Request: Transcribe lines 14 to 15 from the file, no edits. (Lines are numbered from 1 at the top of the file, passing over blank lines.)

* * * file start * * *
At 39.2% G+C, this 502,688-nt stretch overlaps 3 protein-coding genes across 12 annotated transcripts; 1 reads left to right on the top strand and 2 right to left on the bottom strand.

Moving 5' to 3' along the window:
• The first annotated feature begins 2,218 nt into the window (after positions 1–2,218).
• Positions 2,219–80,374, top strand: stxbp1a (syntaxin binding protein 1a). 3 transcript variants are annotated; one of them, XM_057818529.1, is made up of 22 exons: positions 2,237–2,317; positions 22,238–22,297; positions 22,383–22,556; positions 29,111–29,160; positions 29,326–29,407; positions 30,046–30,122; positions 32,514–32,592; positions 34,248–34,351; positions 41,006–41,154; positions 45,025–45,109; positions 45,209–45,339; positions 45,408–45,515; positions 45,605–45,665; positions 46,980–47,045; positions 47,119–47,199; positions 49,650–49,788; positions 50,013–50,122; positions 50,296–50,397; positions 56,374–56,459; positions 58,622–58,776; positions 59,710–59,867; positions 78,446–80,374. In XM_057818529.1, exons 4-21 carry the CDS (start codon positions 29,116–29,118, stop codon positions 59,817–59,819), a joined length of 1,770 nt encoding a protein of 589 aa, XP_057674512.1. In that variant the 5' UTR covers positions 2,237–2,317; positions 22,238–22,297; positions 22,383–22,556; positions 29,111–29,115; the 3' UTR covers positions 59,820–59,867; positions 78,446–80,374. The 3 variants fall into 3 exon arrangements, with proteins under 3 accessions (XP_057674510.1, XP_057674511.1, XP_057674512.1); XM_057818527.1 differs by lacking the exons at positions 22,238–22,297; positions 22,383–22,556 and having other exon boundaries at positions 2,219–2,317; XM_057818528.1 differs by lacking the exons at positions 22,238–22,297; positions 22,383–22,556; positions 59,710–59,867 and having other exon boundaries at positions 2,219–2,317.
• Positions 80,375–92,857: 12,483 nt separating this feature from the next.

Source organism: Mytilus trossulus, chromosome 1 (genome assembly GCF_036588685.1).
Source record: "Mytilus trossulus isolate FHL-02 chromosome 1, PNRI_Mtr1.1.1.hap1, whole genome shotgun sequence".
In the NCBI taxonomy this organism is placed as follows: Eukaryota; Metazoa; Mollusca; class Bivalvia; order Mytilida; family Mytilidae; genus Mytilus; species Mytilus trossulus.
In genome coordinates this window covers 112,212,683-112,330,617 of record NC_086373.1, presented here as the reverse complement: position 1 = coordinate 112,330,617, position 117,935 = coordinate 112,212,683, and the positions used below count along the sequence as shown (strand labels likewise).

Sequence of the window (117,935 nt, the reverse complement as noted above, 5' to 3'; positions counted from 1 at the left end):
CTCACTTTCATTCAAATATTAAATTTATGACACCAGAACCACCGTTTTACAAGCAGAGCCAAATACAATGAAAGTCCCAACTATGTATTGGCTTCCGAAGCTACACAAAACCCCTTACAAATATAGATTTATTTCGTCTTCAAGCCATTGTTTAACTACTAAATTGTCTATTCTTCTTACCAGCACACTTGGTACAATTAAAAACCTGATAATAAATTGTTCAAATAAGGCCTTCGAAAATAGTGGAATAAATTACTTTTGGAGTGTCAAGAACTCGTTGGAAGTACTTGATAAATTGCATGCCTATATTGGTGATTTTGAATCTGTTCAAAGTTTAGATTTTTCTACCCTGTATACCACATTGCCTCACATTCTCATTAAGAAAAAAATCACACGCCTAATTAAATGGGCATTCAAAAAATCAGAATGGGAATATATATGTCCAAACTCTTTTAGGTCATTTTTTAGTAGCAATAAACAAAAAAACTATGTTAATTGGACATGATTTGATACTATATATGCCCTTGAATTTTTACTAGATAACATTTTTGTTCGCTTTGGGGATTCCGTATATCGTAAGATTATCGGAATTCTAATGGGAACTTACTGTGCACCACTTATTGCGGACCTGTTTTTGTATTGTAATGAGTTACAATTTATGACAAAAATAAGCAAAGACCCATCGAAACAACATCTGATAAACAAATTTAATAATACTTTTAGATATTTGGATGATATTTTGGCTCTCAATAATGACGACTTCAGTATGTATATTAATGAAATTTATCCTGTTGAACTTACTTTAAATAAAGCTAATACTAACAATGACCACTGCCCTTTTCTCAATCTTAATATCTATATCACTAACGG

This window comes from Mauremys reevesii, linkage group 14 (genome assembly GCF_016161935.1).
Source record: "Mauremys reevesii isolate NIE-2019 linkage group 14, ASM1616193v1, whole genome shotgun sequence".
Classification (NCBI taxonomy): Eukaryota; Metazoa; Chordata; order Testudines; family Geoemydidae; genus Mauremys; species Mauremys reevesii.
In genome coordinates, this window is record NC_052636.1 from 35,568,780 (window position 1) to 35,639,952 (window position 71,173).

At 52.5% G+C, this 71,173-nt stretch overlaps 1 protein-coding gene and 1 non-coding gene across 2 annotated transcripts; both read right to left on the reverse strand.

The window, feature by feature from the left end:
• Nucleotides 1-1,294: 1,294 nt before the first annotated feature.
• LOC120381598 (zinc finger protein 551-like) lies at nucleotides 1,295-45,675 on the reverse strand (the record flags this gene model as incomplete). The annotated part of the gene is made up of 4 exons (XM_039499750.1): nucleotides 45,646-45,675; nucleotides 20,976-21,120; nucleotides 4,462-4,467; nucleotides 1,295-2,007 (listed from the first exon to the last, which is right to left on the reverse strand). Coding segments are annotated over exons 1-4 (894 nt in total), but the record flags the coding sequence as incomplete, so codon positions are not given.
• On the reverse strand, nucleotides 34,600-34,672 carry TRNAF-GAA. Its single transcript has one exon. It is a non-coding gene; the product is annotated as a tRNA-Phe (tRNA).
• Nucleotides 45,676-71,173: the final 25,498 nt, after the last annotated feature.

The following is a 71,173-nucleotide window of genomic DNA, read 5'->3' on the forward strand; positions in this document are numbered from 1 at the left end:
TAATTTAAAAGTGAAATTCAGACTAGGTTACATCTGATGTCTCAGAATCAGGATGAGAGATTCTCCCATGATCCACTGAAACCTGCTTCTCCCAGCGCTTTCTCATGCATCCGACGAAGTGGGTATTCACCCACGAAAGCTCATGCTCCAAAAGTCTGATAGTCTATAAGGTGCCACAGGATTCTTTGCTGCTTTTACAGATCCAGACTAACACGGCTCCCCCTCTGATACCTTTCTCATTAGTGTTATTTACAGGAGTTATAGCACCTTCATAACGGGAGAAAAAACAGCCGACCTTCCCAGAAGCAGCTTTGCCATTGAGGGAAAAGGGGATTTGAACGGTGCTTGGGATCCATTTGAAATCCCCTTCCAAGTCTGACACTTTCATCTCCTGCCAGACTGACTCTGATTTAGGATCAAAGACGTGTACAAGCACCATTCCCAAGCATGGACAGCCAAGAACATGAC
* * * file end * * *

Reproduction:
Classification (NCBI taxonomy): Eukaryota; Metazoa; Chordata; order Testudines; family Geoemydidae; genus Mauremys; species Mauremys reevesii.
In genome coordinates, this window is record NC_052636.1 from 35,568,780 (window position 1) to 35,639,952 (window position 71,173).